I’ve been in the retail business for 15 years now, but starting this Monday, that’ll no longer be the case. I recently accepted a job offer that’s completely opposite: in retail, your goal is to take money from the person in front of you. Without going into detail, my new job is designed to give money.
I’m often reminded of Neil Gaiman’s 2012 Commencement Speech:
Something that worked for me was imagining that where I wanted to be — an author, primarily of fiction, making good books, making good comics and supporting myself through my words — was a mountain. A distant mountain. My goal.
And I knew that as long as I kept walking towards the mountain I would be all right. And when I truly was not sure what to do, I could stop, and think about whether it was taking me towards or away from the mountain. I said no to editorial jobs on magazines, proper jobs that would have paid proper money because I knew that, attractive though they were, for me they would have been walking away from the mountain. And if those job offers had come along earlier I might have taken them, because they still would have been closer to the mountain than I was at the time.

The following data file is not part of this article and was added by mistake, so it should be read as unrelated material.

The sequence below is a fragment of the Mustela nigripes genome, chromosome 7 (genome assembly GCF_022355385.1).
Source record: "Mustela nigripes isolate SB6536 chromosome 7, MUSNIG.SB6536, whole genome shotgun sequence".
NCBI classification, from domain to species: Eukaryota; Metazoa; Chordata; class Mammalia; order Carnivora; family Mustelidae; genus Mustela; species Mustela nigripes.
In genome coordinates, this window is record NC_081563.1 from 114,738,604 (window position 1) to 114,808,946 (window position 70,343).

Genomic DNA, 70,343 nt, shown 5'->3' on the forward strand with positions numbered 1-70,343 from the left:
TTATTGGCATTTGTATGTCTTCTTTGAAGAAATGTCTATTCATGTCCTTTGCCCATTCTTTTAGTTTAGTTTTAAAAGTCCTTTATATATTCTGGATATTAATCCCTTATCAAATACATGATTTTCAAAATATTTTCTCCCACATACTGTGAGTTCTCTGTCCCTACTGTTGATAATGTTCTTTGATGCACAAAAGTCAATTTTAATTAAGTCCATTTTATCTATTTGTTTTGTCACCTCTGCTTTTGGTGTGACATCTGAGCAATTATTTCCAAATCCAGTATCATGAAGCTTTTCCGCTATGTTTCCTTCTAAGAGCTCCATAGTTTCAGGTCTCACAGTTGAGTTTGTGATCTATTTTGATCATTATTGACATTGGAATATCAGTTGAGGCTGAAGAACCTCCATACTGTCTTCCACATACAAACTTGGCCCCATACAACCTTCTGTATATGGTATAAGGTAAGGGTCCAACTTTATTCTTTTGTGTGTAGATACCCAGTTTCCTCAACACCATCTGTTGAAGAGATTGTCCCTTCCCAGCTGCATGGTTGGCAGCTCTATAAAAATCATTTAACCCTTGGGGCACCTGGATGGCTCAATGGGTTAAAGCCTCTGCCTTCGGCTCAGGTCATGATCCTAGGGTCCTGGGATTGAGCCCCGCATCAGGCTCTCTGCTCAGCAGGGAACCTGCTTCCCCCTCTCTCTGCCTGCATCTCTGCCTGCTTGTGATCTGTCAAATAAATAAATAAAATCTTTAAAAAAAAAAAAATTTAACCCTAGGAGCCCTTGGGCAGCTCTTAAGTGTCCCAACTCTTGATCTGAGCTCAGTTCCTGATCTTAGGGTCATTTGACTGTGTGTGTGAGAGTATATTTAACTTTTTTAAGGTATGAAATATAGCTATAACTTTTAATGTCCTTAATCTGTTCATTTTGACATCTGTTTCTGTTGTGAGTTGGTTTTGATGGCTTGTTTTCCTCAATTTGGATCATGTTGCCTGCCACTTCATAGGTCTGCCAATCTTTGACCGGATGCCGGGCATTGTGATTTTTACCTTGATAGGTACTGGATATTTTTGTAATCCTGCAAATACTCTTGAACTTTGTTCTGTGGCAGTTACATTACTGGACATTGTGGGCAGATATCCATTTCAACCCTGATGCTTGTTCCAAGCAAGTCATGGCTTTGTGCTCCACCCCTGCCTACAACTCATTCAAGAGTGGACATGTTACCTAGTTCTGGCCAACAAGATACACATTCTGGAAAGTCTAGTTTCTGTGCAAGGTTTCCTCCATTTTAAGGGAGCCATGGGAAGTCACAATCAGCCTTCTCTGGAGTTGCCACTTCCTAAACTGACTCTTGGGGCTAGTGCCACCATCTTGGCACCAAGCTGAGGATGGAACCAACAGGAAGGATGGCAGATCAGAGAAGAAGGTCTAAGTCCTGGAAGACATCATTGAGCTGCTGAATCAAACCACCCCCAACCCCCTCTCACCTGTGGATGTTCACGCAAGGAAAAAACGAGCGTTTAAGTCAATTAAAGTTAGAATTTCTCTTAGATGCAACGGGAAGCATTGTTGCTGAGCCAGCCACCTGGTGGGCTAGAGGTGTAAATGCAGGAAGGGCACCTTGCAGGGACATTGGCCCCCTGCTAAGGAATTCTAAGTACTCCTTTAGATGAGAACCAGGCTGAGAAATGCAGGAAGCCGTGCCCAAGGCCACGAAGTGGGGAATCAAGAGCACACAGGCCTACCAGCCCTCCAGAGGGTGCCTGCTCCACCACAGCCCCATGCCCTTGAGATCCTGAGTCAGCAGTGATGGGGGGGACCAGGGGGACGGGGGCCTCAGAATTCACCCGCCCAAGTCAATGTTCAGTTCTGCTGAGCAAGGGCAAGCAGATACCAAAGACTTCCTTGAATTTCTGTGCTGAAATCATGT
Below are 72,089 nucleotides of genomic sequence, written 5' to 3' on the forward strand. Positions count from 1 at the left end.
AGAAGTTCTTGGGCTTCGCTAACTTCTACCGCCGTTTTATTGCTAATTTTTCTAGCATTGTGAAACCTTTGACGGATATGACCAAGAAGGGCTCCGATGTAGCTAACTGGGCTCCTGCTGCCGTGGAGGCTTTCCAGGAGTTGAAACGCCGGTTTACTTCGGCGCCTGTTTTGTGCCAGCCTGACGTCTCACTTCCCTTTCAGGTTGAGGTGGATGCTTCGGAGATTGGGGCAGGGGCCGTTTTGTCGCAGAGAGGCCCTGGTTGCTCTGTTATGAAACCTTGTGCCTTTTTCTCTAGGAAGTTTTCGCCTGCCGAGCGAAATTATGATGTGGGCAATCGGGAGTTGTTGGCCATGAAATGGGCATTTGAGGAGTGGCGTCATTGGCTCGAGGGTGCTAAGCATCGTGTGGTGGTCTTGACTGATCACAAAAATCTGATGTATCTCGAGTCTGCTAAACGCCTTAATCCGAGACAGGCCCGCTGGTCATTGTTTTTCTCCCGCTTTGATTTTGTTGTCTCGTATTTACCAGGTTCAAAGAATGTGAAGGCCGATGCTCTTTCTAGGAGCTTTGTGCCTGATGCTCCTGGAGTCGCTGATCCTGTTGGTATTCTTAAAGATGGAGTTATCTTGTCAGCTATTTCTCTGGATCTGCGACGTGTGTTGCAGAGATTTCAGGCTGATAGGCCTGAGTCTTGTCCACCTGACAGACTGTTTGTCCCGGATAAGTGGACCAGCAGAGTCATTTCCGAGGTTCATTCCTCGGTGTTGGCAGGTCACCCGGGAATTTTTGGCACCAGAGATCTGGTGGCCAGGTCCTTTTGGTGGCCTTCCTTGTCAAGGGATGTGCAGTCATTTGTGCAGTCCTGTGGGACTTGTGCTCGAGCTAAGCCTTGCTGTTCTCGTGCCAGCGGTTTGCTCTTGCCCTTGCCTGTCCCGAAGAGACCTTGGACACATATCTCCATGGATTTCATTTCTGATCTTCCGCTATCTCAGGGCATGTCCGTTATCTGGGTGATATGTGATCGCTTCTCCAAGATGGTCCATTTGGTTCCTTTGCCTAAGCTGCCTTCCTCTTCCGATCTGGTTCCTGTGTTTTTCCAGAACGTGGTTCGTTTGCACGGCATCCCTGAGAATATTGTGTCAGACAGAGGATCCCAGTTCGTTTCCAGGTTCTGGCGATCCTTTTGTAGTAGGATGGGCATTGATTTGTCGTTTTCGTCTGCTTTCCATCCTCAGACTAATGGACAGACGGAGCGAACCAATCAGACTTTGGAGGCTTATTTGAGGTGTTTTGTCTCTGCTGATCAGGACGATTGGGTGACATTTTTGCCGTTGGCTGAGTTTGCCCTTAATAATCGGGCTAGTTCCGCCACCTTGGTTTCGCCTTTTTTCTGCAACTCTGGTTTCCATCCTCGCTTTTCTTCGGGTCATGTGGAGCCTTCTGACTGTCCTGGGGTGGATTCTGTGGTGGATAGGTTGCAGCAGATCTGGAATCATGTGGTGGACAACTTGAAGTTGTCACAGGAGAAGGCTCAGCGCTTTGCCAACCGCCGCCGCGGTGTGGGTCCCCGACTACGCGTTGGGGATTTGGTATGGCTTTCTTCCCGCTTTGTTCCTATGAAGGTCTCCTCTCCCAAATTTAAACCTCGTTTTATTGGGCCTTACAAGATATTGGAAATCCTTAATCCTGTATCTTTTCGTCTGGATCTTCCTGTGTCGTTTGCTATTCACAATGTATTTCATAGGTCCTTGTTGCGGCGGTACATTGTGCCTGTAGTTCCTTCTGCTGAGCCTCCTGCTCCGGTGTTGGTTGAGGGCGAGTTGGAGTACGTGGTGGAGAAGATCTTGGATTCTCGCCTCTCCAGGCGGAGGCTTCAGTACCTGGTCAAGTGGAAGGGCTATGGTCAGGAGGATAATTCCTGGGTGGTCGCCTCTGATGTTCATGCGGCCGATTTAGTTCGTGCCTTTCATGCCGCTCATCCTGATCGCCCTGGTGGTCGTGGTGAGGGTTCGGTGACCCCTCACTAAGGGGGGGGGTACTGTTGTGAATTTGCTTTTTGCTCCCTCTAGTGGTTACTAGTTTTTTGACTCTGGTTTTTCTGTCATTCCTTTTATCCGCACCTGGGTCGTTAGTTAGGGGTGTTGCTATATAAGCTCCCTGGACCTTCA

With retail, I’ve been moving in the opposite direction for years now. A decade ago, it was all I had known, but I’m not that person anymore: I don’t shop, I’m always donating, and I’m constantly throwing away things I no longer need. And as an employee, I didn’t like the noise, the schedules, or the motives from the people above me—it was a race I no longer had the desire to run.
But before I could leave a position that I was really good at, I needed to make sure that my next move wasn’t a lateral transition. I needed my next move to bring me closer to my mountain.